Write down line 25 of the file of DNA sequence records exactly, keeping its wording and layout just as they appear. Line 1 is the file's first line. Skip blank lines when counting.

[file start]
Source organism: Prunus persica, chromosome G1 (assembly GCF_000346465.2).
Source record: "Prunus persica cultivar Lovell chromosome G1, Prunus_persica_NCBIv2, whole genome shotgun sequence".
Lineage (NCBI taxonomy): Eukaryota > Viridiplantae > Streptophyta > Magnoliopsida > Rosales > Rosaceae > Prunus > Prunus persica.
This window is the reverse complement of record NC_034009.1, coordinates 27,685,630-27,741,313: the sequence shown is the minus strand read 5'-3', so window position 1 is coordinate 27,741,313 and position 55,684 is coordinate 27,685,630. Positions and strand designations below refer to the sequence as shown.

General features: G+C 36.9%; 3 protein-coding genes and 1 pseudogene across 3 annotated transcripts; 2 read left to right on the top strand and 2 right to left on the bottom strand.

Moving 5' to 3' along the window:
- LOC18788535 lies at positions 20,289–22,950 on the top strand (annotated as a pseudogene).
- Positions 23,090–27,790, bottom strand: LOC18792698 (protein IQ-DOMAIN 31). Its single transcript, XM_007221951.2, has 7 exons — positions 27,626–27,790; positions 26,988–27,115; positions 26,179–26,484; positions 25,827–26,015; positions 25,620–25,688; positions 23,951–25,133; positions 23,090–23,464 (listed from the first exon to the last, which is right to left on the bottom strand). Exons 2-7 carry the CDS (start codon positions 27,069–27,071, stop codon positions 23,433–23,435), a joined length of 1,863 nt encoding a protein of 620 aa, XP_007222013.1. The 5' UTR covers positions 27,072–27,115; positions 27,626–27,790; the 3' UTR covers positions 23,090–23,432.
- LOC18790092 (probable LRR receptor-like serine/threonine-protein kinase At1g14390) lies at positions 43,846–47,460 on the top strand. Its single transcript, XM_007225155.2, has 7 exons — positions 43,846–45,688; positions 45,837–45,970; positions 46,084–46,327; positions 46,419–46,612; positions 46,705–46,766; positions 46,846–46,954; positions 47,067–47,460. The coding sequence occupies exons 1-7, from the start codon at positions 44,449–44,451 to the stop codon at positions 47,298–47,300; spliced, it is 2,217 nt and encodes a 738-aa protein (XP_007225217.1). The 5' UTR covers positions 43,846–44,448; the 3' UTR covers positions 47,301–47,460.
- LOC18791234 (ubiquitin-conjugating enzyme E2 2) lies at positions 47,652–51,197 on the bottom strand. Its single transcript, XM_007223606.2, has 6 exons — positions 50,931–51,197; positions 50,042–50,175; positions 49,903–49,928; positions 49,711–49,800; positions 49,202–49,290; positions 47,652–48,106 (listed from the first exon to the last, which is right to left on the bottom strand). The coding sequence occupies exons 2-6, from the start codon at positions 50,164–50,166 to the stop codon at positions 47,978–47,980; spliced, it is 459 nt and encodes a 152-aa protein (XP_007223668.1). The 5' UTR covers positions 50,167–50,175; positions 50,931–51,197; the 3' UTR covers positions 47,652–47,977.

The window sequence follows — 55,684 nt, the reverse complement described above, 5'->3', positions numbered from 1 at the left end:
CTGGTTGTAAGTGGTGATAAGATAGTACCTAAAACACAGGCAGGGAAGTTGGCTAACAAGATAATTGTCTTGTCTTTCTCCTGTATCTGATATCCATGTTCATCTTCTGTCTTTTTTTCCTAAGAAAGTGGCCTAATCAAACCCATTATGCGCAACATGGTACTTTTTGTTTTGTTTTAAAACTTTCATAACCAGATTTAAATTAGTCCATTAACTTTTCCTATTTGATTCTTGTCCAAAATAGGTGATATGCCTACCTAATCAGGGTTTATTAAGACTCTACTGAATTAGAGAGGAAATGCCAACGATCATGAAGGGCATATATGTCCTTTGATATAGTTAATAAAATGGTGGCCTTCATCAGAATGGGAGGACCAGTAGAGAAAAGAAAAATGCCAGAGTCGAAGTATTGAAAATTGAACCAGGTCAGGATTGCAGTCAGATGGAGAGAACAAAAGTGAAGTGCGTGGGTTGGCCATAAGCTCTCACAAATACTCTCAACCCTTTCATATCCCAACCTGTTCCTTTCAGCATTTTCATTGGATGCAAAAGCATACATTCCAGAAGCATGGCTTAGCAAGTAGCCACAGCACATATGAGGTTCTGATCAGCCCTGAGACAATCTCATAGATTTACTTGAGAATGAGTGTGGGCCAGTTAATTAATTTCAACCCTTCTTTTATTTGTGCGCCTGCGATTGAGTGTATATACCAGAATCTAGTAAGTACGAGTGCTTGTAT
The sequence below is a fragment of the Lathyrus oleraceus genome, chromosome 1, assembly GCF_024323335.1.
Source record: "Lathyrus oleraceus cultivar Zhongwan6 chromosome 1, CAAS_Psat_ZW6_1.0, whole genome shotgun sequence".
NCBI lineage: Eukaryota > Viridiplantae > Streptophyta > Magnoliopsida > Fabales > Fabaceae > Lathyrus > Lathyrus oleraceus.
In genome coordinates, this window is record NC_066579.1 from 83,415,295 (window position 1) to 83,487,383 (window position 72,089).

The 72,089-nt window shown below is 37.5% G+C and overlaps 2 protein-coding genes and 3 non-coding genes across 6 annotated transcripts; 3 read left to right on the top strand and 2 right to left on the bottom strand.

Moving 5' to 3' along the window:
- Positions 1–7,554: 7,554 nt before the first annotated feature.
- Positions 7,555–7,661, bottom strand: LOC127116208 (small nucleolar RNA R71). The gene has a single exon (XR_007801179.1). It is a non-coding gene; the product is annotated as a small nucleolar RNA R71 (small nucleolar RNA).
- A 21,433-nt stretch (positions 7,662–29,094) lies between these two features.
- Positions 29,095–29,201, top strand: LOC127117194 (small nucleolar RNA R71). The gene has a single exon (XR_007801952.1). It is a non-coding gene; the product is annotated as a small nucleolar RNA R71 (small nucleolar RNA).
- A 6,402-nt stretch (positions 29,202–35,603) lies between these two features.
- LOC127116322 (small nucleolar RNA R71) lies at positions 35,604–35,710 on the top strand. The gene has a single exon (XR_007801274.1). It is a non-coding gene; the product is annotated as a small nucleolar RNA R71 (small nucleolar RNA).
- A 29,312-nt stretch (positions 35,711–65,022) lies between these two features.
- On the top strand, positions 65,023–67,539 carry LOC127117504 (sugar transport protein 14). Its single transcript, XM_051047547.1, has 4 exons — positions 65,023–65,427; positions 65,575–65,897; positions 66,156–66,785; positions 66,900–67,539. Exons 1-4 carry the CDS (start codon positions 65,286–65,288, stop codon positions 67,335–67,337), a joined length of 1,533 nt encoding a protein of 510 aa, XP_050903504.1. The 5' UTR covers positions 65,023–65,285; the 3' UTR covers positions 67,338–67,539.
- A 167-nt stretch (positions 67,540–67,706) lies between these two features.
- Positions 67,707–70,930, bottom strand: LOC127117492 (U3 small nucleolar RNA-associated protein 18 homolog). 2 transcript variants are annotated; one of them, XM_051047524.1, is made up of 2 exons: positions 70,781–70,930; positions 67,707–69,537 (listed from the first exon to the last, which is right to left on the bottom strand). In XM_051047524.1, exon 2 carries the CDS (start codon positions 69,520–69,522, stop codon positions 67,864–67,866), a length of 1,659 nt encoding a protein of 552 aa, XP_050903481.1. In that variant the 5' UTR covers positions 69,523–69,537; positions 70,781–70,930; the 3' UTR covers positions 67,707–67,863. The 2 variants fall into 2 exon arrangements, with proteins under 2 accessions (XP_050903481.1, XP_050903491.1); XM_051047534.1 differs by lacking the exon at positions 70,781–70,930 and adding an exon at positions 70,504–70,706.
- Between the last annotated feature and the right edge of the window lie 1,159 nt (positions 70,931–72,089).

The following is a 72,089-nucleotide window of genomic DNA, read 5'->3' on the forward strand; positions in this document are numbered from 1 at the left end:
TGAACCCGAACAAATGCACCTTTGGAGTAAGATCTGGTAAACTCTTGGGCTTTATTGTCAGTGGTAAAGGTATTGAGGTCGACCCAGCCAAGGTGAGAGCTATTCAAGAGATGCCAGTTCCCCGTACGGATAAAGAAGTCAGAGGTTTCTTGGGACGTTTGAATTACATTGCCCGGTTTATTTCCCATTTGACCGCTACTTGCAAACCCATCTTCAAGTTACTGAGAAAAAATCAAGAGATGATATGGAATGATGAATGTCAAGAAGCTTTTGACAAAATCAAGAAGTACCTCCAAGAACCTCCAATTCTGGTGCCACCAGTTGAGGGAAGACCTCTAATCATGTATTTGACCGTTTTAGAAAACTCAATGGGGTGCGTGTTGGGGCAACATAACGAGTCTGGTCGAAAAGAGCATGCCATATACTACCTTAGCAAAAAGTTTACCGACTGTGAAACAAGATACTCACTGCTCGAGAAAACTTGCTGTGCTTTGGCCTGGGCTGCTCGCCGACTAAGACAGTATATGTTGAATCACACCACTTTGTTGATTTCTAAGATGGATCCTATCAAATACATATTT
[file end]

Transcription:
- A 29,312-nt stretch (positions 35,711–65,022) lies between these two features.